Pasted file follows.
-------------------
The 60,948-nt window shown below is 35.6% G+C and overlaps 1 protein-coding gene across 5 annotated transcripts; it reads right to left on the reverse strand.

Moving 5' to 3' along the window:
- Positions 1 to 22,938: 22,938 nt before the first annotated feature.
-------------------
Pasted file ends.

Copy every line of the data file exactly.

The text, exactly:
The 60,948-nt window shown below is 35.6% G+C and overlaps 1 protein-coding gene across 5 annotated transcripts; it reads right to left on the reverse strand.

Moving 5' to 3' along the window:
- Positions 1 to 22,938: 22,938 nt before the first annotated feature.